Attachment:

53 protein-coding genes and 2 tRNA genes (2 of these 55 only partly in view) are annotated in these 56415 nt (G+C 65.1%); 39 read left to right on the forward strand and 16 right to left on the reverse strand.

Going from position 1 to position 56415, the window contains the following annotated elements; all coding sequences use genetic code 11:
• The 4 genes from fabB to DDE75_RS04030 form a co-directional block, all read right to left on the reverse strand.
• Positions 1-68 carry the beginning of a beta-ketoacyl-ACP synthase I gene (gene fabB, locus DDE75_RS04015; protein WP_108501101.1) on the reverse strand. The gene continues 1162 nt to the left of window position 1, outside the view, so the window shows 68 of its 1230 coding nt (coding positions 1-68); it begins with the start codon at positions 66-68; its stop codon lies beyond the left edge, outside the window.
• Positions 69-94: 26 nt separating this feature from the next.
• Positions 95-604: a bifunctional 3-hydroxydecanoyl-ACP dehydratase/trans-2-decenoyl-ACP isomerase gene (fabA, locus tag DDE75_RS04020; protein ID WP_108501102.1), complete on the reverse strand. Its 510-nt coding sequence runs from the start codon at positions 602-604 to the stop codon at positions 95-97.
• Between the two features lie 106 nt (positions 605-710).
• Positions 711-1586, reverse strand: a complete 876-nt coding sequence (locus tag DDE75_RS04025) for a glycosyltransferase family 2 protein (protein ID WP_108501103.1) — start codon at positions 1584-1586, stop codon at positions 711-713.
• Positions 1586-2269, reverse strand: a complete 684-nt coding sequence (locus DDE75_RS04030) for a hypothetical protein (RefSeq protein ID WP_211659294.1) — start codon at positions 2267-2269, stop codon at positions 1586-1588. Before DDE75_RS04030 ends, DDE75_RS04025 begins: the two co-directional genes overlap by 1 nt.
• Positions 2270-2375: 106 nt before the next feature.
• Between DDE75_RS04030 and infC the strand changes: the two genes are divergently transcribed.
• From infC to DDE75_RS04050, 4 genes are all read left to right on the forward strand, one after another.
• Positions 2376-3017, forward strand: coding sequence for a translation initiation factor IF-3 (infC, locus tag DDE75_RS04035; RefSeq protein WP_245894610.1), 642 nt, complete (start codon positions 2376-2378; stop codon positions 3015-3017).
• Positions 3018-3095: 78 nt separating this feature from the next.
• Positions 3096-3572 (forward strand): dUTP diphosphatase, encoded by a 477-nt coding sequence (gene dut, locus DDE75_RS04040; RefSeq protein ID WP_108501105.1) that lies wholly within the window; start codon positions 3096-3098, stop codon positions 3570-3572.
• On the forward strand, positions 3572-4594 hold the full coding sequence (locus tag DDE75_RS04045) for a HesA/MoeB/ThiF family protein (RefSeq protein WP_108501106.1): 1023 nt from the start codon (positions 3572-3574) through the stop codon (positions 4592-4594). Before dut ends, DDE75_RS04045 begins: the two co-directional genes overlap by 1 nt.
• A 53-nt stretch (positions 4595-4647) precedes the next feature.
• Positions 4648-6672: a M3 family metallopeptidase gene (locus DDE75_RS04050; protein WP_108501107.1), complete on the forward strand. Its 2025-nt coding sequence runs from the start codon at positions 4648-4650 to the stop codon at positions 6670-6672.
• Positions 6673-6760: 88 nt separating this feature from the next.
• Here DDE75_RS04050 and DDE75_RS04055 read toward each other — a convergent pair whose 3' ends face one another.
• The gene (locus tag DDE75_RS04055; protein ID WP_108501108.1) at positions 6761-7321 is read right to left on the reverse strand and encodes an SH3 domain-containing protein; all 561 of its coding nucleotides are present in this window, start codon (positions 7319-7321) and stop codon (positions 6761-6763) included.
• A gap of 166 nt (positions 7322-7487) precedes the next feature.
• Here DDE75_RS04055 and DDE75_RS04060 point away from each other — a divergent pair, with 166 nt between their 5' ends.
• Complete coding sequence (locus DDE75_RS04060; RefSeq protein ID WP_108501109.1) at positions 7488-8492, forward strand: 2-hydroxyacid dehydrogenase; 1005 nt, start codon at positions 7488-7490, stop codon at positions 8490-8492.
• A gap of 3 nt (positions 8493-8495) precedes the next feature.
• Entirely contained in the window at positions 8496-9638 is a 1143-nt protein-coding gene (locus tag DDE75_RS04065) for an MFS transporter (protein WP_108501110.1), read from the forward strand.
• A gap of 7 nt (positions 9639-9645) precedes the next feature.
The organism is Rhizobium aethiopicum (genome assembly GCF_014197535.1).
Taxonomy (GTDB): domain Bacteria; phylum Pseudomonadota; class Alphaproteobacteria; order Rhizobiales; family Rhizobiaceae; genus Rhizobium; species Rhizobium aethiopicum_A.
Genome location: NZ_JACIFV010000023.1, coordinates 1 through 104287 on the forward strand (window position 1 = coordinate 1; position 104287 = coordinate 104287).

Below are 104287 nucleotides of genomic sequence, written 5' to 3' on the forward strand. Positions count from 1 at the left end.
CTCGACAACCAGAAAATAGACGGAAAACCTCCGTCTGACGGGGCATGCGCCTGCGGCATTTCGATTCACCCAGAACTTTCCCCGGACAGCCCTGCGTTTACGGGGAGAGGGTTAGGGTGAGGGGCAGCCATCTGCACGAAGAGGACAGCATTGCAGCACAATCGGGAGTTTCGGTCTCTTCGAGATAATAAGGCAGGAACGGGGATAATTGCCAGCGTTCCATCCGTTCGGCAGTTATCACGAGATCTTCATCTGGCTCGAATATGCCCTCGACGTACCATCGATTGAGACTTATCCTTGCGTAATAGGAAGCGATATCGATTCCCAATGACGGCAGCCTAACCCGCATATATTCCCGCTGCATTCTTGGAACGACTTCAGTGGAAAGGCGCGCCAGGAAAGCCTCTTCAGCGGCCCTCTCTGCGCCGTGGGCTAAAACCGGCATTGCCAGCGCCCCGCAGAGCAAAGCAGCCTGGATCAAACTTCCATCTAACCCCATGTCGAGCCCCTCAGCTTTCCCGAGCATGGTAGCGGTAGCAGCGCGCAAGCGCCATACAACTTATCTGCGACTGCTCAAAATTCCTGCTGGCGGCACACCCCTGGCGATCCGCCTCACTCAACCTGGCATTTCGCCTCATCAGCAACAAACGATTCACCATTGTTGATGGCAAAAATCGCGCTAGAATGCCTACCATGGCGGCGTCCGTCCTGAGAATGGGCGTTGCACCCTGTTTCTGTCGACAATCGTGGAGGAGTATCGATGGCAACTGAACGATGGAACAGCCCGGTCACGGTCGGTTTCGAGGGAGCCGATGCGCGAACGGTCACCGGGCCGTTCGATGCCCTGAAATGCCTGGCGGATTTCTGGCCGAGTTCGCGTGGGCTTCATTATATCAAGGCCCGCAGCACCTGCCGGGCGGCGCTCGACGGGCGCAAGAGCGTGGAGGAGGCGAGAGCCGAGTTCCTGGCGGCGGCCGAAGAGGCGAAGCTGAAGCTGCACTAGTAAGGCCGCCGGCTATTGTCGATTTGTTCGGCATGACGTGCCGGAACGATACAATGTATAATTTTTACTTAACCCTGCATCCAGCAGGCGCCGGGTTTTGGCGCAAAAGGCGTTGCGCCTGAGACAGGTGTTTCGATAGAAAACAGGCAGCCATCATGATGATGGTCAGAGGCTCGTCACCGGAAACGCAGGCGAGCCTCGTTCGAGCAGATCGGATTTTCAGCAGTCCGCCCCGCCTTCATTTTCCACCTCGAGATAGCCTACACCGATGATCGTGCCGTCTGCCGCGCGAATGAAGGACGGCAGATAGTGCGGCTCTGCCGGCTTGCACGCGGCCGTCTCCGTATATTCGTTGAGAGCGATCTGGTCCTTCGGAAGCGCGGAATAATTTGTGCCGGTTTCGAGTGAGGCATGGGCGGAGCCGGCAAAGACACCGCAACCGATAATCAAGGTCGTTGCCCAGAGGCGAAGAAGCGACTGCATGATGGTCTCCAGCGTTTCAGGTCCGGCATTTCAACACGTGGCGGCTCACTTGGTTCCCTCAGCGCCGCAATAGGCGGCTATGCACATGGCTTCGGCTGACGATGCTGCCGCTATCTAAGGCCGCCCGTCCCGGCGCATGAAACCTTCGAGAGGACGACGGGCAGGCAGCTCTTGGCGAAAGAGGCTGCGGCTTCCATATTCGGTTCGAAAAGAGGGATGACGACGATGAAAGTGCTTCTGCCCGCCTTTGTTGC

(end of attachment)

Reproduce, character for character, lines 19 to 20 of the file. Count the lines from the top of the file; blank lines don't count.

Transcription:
• Positions 6673-6760: 88 nt separating this feature from the next.
• Here DDE75_RS04050 and DDE75_RS04055 read toward each other — a convergent pair whose 3' ends face one another.